One reason why 3-on-3 overtime is great is because of all the open ice. That really gives skill and speed to take over and it is really fun to watch. That leads to a lot of fast breaks and odd-man rushes. But even with the extra room to work, you usually don't see players get as much room as Nicklas Backstrom got on his breakaway winner.
So how did the play develop to get one of the Caps' best players so wide open? You can watch a replay of the goal above.
The play starts with Blues forward Colton Parayko trying to enter the Caps' defensive zone with the puck. He gets pressured by Backstrom and John Carlson and loses his stick and the puck.
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Patrik Berglund comes in behind Parayko and tries to chip the puck deep into the zone, thus giving him and Vladimir Tarasenko a chance to get to the bench. Both players head over for a change.
There's just one problem. The puck doesn't go deep into the corner as both Berglund and Tarasenko assumed, but hits Parayko's stick allowing T.J. Oshie to quickly recover it.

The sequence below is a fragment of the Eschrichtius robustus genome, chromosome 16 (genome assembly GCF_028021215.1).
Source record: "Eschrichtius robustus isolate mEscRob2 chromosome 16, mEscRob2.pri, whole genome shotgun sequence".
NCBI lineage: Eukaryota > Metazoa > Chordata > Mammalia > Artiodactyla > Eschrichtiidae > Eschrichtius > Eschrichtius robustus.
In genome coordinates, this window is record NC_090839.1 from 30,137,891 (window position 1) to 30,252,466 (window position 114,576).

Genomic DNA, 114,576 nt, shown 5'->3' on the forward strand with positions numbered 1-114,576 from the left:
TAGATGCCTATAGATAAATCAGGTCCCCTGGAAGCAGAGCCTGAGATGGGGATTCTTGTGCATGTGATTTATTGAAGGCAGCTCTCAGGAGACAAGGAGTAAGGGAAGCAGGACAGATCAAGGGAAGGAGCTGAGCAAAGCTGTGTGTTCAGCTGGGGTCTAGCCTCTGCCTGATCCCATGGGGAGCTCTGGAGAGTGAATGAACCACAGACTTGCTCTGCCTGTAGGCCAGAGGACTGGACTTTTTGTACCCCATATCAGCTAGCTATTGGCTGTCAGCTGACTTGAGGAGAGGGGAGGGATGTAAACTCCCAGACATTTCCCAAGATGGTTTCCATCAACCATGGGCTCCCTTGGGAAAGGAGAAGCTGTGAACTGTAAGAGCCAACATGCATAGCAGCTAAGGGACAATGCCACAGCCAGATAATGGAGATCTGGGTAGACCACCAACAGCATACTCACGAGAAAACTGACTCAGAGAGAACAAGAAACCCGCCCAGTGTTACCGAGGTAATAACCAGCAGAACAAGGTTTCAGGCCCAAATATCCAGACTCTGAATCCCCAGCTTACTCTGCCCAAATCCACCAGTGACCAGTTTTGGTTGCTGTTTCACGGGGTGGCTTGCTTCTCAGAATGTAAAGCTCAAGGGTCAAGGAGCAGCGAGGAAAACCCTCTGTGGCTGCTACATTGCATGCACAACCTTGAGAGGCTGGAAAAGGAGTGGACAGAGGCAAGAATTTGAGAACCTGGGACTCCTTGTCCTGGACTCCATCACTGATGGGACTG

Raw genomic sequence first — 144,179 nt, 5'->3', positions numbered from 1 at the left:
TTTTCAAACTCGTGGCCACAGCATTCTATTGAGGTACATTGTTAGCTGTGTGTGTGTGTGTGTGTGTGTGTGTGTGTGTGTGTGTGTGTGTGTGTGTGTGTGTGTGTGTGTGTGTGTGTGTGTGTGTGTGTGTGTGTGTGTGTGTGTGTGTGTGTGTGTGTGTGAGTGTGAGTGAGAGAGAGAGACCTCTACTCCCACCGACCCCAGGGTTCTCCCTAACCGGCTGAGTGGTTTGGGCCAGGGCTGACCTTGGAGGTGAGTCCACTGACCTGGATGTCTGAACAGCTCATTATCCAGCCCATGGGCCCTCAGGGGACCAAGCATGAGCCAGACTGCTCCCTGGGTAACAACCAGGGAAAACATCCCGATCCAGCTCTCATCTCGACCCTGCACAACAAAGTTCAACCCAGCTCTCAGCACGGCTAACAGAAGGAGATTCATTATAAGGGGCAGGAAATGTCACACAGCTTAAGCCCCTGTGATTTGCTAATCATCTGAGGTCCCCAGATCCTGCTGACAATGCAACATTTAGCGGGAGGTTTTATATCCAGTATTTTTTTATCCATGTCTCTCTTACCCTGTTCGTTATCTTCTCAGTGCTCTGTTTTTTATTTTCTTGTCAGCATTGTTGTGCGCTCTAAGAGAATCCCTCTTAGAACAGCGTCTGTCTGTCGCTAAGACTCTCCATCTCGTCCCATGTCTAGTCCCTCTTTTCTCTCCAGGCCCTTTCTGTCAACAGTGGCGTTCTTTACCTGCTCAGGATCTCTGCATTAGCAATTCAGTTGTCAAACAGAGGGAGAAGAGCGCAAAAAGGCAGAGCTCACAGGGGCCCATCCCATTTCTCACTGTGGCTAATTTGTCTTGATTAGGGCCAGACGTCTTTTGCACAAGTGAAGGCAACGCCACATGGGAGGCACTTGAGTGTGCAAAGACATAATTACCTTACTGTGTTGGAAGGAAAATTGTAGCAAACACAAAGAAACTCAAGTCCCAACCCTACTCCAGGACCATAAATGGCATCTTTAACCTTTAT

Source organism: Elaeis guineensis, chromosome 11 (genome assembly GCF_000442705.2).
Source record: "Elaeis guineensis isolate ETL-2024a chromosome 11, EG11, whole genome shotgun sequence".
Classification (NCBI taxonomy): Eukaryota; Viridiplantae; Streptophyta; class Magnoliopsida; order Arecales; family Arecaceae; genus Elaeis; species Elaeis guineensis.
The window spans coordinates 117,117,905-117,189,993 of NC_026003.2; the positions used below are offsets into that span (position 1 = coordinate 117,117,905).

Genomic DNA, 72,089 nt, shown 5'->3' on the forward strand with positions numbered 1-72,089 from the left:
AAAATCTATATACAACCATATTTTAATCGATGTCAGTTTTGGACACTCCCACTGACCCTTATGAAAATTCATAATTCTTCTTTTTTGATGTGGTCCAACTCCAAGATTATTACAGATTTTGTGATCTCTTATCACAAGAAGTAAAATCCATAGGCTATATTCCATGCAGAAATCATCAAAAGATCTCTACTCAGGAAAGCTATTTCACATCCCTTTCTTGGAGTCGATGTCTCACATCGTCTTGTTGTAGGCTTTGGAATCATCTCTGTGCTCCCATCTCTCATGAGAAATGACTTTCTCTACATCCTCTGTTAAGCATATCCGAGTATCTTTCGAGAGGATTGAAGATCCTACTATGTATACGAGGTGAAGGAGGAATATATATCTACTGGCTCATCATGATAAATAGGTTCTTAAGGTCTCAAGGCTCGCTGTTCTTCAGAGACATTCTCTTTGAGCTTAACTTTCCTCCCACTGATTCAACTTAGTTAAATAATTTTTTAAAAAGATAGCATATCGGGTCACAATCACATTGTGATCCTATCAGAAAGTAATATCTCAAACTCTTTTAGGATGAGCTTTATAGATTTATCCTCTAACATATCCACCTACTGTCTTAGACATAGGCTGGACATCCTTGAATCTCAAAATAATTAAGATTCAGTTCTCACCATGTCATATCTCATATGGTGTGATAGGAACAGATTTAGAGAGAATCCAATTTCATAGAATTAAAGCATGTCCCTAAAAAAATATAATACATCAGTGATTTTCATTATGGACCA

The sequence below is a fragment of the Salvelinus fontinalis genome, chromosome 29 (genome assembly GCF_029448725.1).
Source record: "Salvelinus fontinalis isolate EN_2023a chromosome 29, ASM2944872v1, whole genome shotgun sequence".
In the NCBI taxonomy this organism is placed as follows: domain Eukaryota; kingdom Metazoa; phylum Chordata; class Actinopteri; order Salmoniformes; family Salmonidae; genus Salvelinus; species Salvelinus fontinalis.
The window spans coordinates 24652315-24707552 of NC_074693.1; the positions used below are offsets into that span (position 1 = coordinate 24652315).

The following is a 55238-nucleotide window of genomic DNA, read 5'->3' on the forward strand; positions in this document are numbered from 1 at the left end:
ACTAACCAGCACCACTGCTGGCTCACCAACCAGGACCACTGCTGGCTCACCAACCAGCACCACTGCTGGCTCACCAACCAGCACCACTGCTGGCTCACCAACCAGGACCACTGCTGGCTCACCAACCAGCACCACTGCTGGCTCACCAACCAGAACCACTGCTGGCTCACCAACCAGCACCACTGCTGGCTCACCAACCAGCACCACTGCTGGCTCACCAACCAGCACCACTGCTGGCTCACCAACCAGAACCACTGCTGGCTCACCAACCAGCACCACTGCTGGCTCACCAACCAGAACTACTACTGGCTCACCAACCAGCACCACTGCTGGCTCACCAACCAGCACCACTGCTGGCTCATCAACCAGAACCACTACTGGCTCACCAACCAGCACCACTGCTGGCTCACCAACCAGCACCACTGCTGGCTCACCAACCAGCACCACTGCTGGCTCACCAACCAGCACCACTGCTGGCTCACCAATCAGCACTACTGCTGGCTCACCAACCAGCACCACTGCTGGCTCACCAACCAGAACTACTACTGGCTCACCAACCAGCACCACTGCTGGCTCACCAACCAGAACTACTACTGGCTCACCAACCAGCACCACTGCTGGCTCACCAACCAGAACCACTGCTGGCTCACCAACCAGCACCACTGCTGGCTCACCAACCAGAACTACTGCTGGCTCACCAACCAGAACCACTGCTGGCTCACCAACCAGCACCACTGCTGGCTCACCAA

Now the Blues are in trouble. With no stick, Parayko has to go back to the bench as well meaning all three players are there leaving the rest of the ice wide open and the Caps with the puck.
Parayko immediately sees his teammates' mistake and tries to tell someone to get back to play defense.
Unfortunately for St. Louis, Parayko wasn't the only one to recognize what was happening. Backstrom sees the play developing as well and wheels around to head into the offensive zone while all three Blues are headed to the bench.
Backstrom is now wide open for a pass with nothing but ice in front of him. Oshie sees him and fires the pass up to launch the breakaway which Backstrom nets past Carter Hutton for the goal.